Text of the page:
What do customers really want?
Our traditional commercial practice has evolved from the basic form of trade where one farmer creates a surplus of grain say, which he then trades with another who has an extra sheep perhaps. This form of trade is an exchange of things that both parties value.
Of course there might be a difficult negotiation to agree what the relative values were. That is, how many sacks of grain are equal to one sheep? Only much later in human evolution did the common denominator of money come be used to replace one side of the trading process.
However after exchange comes excess and developed societies all show the same tendencies to use their increasing disposable income to acquire more things than they need to survive but then find they have no space to store it all.
An Economist article on August 18 2012 entitled ‘The Golden Hoard: Why People are Stupider than Squirrels’ revealed that in the USA the result of this is that in one in ten families use more than 50,000 ‘temporary’ self storage locations to ‘squirrel’ their stuff away, usually for months if not years and the growth of such facilities in the UK has exceeded 8% annual in recent years.
So the drive for personal ownership of stuff drives the contractual process but what about business buying?
In theory the corporate business should be more driven by the utility of using things to support their commercial activities and so should be buying things to use them productively and not to simply keep them in stores and disposing of them when no longer needed.
However many organisations will still have inventory on their accounting books which is well past the equivalent of the ‘sell by’ date for foodstuffs in the supermarket. Why do they do this? It is simply to avoid the difficulties of disposal or the effect a large disposal might have on their notional current asset figures in their financial accounts.
An example of Government difficulties in this area were reported by the US Government Accountability Office as long ago as 1979, that ‘Disposal of Obsolete and Excess Inventories Would Save Millions of Dollars’.
However ownership of a product is not required to use it. We can access products owned by others if we contract for its use under controlled situations.
This introduces the option of leasing rather than buying or even operating as a club to obtain access e.g. Getaround which encourages car sharing in cities across the U.S.
Watch this short (4:14 minute) YouTube video ‘Leasing: The Path towards Sustainable Growth for Europe’ about the role of leasing and how it can contribute to the economy by supporting business investment.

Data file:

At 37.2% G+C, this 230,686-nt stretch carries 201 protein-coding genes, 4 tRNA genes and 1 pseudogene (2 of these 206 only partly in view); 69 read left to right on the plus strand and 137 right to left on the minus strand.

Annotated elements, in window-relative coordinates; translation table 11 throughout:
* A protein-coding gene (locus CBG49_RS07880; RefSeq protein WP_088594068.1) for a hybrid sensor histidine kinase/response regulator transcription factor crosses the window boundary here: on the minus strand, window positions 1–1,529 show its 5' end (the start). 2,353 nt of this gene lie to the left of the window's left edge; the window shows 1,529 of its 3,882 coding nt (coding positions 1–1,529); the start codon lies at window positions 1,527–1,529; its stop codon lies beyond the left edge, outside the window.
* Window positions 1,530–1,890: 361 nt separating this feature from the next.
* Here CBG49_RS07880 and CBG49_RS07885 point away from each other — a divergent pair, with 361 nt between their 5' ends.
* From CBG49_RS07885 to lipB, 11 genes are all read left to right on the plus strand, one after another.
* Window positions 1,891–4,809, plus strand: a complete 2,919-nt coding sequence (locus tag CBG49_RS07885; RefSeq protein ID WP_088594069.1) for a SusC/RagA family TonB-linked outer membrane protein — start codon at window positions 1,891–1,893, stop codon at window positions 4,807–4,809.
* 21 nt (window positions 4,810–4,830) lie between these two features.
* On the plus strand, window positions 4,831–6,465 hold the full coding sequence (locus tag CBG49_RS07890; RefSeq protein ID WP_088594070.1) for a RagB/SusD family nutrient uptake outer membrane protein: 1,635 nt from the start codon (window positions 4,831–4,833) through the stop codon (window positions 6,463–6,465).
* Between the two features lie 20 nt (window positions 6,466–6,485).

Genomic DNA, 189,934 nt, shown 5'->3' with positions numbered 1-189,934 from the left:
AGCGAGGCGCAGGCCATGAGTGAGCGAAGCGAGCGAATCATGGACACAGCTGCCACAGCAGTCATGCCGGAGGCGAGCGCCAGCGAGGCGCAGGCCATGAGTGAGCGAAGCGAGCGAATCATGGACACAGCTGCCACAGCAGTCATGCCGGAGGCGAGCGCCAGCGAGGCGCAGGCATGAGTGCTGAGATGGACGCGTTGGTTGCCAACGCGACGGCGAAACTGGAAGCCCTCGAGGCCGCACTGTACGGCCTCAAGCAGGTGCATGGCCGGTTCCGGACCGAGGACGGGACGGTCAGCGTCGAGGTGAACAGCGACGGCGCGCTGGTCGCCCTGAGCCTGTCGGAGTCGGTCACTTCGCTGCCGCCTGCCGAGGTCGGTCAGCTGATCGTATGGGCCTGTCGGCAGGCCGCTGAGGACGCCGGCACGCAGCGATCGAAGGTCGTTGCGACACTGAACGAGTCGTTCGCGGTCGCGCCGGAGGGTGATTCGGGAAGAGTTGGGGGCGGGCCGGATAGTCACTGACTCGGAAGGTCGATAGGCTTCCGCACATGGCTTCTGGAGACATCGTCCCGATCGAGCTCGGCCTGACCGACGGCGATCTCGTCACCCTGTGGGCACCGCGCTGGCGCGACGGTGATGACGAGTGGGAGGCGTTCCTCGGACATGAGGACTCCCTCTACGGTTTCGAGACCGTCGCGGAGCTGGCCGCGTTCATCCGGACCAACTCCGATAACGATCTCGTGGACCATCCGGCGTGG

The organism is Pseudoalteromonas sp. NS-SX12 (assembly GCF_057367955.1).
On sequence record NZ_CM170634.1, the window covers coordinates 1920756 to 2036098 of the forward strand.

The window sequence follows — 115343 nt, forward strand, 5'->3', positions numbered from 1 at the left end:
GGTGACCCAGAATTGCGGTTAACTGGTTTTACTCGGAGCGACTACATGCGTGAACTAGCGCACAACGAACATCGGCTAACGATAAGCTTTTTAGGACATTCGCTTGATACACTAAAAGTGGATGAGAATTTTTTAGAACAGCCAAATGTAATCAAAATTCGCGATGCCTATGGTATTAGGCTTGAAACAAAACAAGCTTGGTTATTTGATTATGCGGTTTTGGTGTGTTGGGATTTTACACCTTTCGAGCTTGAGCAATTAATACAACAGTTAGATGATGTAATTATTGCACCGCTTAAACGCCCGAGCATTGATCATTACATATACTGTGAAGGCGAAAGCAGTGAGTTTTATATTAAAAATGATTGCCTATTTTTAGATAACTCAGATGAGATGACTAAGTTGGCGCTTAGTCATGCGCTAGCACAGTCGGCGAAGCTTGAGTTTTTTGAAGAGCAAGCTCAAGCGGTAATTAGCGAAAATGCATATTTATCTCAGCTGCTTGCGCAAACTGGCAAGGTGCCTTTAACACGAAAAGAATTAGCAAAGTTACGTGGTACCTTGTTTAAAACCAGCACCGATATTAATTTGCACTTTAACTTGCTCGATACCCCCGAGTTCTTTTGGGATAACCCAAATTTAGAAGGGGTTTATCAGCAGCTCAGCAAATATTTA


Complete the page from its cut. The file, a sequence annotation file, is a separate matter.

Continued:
However whole industries can move in this direction and Rolls-Royce Aero engines have been working with their trademarked concept of ‘Power by the Hour’ since 1962 in which airlines contract not to buy engines and spare parts but rather are guaranteed that whenever they want to fly then Rolls-Royce has an engine ready to go on their aircraft wing.
You may also be interested in this article and podcast ‘Power by the Hour’: Can Paying Only for Performance Redefine How Products Are Sold and Serviced? from the Wharton School at the University of Pennsylvania where the focus is paying for performance rather than product.
So the overall message is that there may be more options to satisfy customer requirements than simply making it possible to buy some goods or services.
It does not change the need for a contract but it certainly changes the economics and details of how it will work and crucially whether the asset will appear or not on the asset register of the business and also who is responsible to deal with it when the immediate need is satisfied.
Of course there is still the other side of the consideration which is for the supplier (or even for the commissioner of the contract), which is related to the economic argument. Is the customer requirement one that is possible to satisfy and can it be done at a cost which allows the objectives of the supplier to also be met.
Customers’ wishes cannot be fulfilled at any cost but can only be satisfied if there is an acceptable value transfer otherwise the supplier will (if this happens too often) simply fail and then the customer also has a problem.
© University of Southampton